the quartet orchestrating the second american revolution 1783 1789.pdf

National levels already famous for his ability to

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national levels, already famous for his ability to count noses, keep a confidence, cultivate colleagues, and let others take credit for political victories that he had actually managed. Both experience and temperament, then, had prepared him to play a leadership role at a most propitious moment in American history. In retrospect, Madison was about to enter the most productive and consequential chapter of what turned out to be a fifty-year career in public service. Madison’s emerging political stature defied his physical appearance, since “little Jemmy Madison” was, at five foot four and 120 pounds, a diminutive young man, forever lingering on the edge of some fatal ailment. Born into a prominent Virginia family with a sizable plantation in the foothills of the Blue Ridge Mountains, he enjoyed a sheltered childhood before being sent off to the College at New Jersey (later Princeton) in 1769. Classmates described him as brilliant but paralyzingly shy, perhaps best suited for a career as a schoolmaster or librarian. Madison himself, somewhat morbidly, predicted that whatever career he pursued would be short-lived, given his frailty. As it turned out, he outlived all his classmates and most of his contemporaries, observing near the end that “I ought not to forget that I may be thought to have outlived myself.” 30 Like most members of Virginia’s planter class, Madison was an early advocate of American independence. Though he served briefly in the Virginia militia, the very idea of Madison as a soldier was ridiculous. His natural environment was the political rather than the military battlefield, and his version of leadership, so different from Hamilton’s, was very much a product of his experience in the Virginia legislature, which put a premium on building consensus rather than dashing out in front of the troops in a headlong charge. The collaborative context also fit nicely with Madison’s deep-rooted reticence. For example, while serving with George Mason on a committee to draft a Declaration of Rights for Virginia’s new constitution in the spring of 1776, Madison expanded Mason’s language on religious freedom, going beyond mere toleration to insist that “all men are equally entitled to the full and free exercise of religion.” But he did so silently, allowing Mason, his senior and Virginia’s leading student of political theory, to claim all the credit. Then, eight years later, it was Madison who ushered Jefferson’s draft of a bill for religious freedom through the Virginia legislature, while Jefferson received all the recognition for the landmark law, even putting it on his tombstone as one of his proudest achievements. Madison’s trademark talent was superior preparation. While serving on the Governor’s Council (1778–79), then again in the Virginia legislature (1779–80), he seldom missed a session and always seemed to have more facts at his fingertips than anyone else. Amid the flamboyant orators of the Virginia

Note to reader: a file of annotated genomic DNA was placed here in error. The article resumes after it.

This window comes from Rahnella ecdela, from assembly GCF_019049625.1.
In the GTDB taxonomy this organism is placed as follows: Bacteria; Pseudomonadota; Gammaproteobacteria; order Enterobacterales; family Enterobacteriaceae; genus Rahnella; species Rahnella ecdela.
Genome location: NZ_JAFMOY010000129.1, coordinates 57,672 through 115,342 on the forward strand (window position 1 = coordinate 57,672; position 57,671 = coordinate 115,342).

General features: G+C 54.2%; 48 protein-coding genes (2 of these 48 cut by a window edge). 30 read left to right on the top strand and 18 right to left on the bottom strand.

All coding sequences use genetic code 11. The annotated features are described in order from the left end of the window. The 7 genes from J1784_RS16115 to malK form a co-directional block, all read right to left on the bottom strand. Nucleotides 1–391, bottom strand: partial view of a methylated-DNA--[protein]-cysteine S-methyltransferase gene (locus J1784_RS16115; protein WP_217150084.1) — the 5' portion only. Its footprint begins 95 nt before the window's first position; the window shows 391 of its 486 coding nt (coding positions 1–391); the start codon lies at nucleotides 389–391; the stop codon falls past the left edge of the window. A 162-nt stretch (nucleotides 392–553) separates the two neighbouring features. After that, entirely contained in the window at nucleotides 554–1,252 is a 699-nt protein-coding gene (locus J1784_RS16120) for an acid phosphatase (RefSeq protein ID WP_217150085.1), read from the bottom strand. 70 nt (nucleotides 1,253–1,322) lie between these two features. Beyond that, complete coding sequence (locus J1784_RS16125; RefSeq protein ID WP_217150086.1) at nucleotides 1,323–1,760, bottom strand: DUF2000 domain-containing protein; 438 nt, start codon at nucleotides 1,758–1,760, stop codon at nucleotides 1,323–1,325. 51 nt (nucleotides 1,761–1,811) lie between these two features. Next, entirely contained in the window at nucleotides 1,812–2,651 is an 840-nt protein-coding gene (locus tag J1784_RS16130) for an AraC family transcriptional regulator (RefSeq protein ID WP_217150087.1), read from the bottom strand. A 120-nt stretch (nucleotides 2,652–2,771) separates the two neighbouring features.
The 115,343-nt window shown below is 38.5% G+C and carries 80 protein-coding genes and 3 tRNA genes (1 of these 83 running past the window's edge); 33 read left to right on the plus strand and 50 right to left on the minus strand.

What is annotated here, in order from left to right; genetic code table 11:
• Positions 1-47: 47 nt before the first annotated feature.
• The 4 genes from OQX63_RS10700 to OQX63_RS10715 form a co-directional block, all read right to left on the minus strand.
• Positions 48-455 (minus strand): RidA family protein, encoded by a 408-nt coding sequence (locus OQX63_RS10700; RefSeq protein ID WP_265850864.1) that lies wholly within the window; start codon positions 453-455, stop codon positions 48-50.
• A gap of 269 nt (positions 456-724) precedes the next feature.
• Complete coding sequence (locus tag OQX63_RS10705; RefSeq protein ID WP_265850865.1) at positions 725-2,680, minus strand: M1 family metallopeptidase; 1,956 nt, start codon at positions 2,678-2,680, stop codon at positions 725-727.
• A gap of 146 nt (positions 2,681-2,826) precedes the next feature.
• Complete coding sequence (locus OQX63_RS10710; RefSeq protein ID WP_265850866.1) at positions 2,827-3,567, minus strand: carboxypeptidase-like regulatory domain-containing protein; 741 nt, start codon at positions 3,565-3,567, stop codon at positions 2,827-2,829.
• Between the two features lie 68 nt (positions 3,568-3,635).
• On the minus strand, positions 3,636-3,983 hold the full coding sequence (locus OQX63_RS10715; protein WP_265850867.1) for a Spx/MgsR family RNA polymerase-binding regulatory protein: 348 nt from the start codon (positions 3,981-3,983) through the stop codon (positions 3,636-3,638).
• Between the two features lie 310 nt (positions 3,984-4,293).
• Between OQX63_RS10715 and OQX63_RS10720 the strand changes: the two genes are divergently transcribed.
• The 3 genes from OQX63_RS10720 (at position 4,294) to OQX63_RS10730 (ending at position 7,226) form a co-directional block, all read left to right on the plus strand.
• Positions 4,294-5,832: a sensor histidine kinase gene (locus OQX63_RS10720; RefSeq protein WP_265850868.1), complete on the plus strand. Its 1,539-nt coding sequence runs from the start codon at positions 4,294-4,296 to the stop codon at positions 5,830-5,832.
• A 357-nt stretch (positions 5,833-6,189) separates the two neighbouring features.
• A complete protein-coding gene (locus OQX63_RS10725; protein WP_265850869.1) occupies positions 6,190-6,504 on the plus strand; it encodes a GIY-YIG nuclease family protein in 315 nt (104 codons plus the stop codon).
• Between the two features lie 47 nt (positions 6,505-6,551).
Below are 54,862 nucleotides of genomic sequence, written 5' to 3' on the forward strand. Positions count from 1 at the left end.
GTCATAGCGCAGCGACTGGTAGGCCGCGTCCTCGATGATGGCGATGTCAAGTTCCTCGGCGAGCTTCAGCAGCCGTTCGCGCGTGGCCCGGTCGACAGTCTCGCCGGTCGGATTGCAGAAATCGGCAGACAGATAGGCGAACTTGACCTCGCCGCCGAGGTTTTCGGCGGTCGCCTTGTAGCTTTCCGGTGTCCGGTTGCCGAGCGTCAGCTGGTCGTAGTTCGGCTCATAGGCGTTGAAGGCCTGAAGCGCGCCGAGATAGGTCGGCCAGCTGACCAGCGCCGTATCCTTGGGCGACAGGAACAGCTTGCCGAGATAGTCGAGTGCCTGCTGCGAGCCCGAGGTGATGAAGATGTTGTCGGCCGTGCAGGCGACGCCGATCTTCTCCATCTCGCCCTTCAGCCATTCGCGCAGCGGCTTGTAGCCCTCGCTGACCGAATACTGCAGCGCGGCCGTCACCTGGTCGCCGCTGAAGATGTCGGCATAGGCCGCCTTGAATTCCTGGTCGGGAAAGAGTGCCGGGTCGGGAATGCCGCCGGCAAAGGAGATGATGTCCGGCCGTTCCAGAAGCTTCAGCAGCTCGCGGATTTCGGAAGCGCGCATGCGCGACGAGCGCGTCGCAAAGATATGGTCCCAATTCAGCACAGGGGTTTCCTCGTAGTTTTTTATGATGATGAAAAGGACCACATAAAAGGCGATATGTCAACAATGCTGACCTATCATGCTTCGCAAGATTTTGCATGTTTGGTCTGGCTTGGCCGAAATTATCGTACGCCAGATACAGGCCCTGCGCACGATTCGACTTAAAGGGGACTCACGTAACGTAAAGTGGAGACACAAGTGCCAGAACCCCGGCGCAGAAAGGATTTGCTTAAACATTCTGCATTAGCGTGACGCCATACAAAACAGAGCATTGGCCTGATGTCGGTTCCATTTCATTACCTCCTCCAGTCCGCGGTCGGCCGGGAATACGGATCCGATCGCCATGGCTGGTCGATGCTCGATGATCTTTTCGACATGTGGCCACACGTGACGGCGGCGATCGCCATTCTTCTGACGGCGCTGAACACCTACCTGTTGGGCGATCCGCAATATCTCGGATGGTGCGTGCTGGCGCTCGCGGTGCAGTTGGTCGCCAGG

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  • Fall '16
  • Chemistry, pH, American Revolution, Second Continental Congress, American Revolution, Continental Army

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